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Bad news for employers providing medical care to staff – medical costs is expected to vastly outpace inflation in most major economies.
According to a new research by Mercer Marsh Benefits, in Asia, medical costs are expected to increase by 11.5% against an inflation rate of 2.1% in Asia.
The research, based on a survey of 171 insurers across 49 countries found that across Asia in 2016, the highest cost increases are expected in Vietnam (19.3%), Malaysia (17.3%) and Indonesia (11.8%).
It also pointed out that in the region, diseases of the circulatory system (59%), cancer (52%), respiratory conditions (46%), and gastro-intestinal diseases (46%) were the main cause of claims cost last year.
Rose Kwan of Mercer Marsh Benefits in Singapore explained that, “In Asia, the role of governments in specific markets has greatly impacted how consumers are experiencing healthcare.
“One core and fundamental strategy available to employers is to help employees live a healthier life, improve their productivity, reduce absences and increase engagement.
“Wellness programs, education of the impact of lifestyle choices and the redesign of medical insurance plans have all had an important role to play in better controlling long-term medical plan cost trends,” she added.
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Globally, the average per person increase in healthcare costs is almost three times the rate of inflation with 2015 seeing an average 9.9% increase in medical costs and forecast for this year being pegged at 9.8%. While average overall price inflation reduced from 3.9% to 3.5% over the same period.
The research pointed out that the cost increases were being driven by non-communicable diseases – those that cannot be caught from other people but are frequently caused by the lifestyle choices of individuals such as smoking, lack of exercise and a poor diet.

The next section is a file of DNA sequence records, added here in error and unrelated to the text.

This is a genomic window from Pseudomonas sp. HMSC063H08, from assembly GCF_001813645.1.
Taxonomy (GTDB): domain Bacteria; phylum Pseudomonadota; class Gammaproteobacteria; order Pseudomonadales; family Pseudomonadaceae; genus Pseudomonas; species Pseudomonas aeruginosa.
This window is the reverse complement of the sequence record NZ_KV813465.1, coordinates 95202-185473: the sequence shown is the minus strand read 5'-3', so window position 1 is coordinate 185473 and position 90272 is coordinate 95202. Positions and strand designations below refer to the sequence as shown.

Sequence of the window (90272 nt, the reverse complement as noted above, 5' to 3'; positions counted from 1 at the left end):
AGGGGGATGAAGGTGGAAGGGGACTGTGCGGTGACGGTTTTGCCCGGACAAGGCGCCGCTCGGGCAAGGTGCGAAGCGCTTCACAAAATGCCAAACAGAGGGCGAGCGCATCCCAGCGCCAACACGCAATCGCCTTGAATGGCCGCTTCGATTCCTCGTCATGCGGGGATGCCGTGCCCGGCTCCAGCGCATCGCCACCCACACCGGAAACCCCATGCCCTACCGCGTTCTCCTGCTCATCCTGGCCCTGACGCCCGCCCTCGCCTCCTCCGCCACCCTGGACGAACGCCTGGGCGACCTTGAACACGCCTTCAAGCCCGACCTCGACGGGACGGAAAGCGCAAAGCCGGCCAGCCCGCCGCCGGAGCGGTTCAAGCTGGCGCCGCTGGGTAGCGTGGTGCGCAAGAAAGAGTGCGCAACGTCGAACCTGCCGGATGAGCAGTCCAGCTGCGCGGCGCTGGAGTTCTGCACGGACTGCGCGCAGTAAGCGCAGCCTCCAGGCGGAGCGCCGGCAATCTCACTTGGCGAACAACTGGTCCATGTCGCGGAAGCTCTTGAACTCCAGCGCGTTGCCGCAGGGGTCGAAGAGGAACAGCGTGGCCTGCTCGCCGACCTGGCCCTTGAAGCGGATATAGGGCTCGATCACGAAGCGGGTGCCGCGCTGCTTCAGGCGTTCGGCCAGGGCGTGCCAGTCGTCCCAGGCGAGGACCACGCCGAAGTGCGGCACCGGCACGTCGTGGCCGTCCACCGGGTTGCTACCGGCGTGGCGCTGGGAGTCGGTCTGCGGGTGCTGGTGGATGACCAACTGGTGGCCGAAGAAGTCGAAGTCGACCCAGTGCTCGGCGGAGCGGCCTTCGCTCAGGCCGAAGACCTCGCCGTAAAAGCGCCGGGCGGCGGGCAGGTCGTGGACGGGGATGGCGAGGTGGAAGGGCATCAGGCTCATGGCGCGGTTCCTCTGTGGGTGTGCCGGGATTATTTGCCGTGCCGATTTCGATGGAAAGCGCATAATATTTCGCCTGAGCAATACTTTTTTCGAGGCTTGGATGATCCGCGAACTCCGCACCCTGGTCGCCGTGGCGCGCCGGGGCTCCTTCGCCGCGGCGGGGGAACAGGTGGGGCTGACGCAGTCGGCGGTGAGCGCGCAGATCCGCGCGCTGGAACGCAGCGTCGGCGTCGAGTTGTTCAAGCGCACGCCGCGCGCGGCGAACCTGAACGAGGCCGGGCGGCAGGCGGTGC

Jacques Goulet, Mercer’s president of retirement, health and benefits, commented: “Stakeholders need to embrace disruption in health care. The window of opportunity is now for employer-led healthcare transformation – in the United States but also in other geographies where employers have not played a direct traditional role but where having a cost effective and high quality health care system is an enabler for business success.”
The research also asked insurers about the greatest risks facing medical costs in the future and found that the top two risks were metabolic factors – such as high blood pressure, cholesterol, and dietary risk – like obesity, and physical inactivity.
While the third most cited risk varied by region with environmental risk being taking the spot in Asia.
Graham Pearce, partner at Mercer, said: “We believe that, quite frankly, a medical cost inflation rate close to three times that of overall inflation is just not sustainable. It is therefore of the utmost importance that employers become much more serious about ‘bending the trend’ with a long-term healthcare strategy. This approach, however, will require some initial investment, strong executive support and rigorous analysis of what is, and is not, working for specific workforce populations.”
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